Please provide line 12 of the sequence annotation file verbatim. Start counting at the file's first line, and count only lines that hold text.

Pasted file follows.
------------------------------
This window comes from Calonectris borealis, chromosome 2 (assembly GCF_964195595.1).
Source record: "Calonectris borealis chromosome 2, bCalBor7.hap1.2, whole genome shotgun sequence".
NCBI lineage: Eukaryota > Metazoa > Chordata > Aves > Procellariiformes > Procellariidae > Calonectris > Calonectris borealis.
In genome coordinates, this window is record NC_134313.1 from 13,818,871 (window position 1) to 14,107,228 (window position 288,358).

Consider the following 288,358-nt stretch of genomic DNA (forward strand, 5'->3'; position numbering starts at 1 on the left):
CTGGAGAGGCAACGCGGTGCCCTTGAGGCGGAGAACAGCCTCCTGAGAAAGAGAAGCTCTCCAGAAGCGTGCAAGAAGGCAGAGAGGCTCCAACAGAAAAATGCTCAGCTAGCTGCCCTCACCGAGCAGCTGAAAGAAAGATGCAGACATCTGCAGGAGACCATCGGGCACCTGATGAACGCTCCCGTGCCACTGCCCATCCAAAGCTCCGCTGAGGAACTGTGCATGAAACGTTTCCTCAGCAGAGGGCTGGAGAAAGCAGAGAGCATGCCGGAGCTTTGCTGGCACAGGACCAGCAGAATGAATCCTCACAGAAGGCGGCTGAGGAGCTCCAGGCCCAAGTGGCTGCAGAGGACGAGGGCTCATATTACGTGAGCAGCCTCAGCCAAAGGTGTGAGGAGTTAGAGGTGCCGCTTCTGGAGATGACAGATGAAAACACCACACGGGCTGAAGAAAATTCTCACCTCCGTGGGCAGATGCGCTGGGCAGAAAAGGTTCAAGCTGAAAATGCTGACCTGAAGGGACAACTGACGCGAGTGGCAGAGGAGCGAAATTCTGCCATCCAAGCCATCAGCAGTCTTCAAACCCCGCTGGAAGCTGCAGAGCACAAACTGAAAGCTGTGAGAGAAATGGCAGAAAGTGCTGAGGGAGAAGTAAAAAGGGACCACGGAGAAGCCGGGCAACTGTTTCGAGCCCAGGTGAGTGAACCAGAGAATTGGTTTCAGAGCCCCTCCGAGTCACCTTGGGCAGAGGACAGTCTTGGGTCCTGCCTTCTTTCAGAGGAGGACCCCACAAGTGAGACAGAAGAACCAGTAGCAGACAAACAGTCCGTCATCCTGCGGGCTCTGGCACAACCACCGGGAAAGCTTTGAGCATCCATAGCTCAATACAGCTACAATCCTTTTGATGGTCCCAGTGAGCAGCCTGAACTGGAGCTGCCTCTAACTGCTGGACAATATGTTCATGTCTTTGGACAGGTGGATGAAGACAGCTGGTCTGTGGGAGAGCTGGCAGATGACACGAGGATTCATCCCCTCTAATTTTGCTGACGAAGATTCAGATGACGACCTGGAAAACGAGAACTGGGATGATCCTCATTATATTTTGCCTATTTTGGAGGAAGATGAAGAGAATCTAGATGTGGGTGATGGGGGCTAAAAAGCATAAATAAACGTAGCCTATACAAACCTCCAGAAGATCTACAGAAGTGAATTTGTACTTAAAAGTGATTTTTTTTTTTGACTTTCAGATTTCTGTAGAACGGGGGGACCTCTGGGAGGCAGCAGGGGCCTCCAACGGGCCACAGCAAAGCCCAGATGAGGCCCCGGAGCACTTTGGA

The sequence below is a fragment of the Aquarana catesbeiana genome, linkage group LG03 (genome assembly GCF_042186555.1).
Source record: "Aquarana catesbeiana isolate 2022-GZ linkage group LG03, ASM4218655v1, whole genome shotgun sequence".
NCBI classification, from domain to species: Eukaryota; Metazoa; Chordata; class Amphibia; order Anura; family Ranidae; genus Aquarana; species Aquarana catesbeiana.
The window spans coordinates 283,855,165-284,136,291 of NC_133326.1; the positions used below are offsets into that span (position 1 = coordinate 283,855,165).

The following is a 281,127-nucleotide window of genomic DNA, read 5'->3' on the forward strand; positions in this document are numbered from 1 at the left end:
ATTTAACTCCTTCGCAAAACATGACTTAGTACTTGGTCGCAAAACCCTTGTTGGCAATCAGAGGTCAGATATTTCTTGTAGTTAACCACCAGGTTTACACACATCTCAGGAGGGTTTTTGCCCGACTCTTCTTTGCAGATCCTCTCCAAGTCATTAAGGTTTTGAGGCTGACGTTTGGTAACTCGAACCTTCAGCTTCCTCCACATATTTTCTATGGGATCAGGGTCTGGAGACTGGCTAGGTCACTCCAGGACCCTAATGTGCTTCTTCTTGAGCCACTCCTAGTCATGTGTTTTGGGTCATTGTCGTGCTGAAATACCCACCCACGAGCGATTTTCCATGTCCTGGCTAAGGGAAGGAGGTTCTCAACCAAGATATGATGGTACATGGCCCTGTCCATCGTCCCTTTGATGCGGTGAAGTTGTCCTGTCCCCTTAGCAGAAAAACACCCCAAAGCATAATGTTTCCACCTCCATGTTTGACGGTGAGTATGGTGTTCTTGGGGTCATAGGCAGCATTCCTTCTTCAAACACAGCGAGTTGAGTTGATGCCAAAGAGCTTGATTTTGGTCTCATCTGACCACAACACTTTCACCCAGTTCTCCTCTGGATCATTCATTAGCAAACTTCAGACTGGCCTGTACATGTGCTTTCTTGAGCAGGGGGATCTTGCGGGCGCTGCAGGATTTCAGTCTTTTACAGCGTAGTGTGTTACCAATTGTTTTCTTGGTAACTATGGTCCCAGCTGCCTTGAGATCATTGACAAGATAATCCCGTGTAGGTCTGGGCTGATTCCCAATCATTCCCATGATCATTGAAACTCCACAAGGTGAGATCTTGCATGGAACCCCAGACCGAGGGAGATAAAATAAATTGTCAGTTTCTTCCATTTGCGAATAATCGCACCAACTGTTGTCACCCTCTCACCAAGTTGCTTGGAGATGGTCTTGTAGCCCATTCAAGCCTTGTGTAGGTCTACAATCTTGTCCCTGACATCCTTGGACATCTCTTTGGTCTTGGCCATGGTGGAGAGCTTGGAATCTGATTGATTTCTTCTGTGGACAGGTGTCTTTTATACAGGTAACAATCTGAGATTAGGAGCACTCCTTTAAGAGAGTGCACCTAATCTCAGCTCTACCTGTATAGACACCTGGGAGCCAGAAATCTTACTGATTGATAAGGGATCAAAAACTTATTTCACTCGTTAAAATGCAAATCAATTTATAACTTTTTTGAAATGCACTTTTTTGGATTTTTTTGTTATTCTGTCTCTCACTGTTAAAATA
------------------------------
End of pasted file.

ATTTAACTCCTTCGCAAAACATGACTTAGTACTTGGTCGCAAAACCCTTGTTGGCAATCAGAGGTCAGATATTTCTTGTAGTTAACCACCAGGTTTACACACATCTCAGGAGGGTTTTTGCCCGACTCTTCTTTGCAGATCCTCTCCAAGTCATTAAGGTTTTGAGGCTGACGTTTGGTAACTCGAACCTTCAGCTTCCTCCACATATTTTCTATGGGATCAGGGTCTGGAGACTGGCTAGGTCACTCCAGGACCCTAATGTGCTTCTTCTTGAGCCACTCCTAGTCATGTGTTTTGGGTCATTGTCGTGCTGAAATACCCACCCACGAGCGATTTTCCATGTCCTGGCTAAGGGAAGGAGGTTCTCAACCAAGATATGATGGTACATGGCCCTGTCCATCGTCCCTTTGATGCGGTGAAGTTGTCCTGTCCCCTTAGCAGAAAAACACCCCAAAGCATAATGTTTCCACCTCCATGTTTGACGGTGAGTATGGTGTTCTTGGGGTCATAGGCAGCATTCCTTCTTCAAACACAGCGAGTTGAGTTGATGCCAAAGAGCTTGATTTTGGTCTCATCTGACCACAACACTTTCACCCAGTTCTCCTCTGGATCATTCATTAGCAAACTTCAGACTGGCCTGTACATGTGCTTTCTTGAGCAGGGGGATCTTGCGGGCGCTGCAGGATTTCAGTCTTTTACAGCGTAGTGTGTTACCAATTGTTTTCTTGGTAACTATGGTCCCAGCTGCCTTGAGATCATTGACAAGATAATCCCGTGTAGGTCTGGGCTGATTCCCAATCATTCCCATGATCATTGAAACTCCACAAGGTGAGATCTTGCATGGAACCCCAGACCGAGGGAGATAAAATAAATTGTCAGTTTCTTCCATTTGCGAATAATCGCACCAACTGTTGTCACCCTCTCACCAAGTTGCTTGGAGATGGTCTTGTAGCCCATTCAAGCCTTGTGTAGGTCTACAATCTTGTCCCTGACATCCTTGGACATCTCTTTGGTCTTGGCCATGGTGGAGAGCTTGGAATCTGATTGATTTCTTCTGTGGACAGGTGTCTTTTATACAGGTAACAATCTGAGATTAGGAGCACTCCTTTAAGAGAGTGCACCTAATCTCAGCTCTACCTGTATAGACACCTGGGAGCCAGAAATCTTACTGATTGATAAGGGATCAAAAACTTATTTCACTCGTTAAAATGCAAATCAATTTATAACTTTTTTGAAATGCACTTTTTTGGATTTTTTTGTTATTCTGTCTCTCACTGTTAAAATA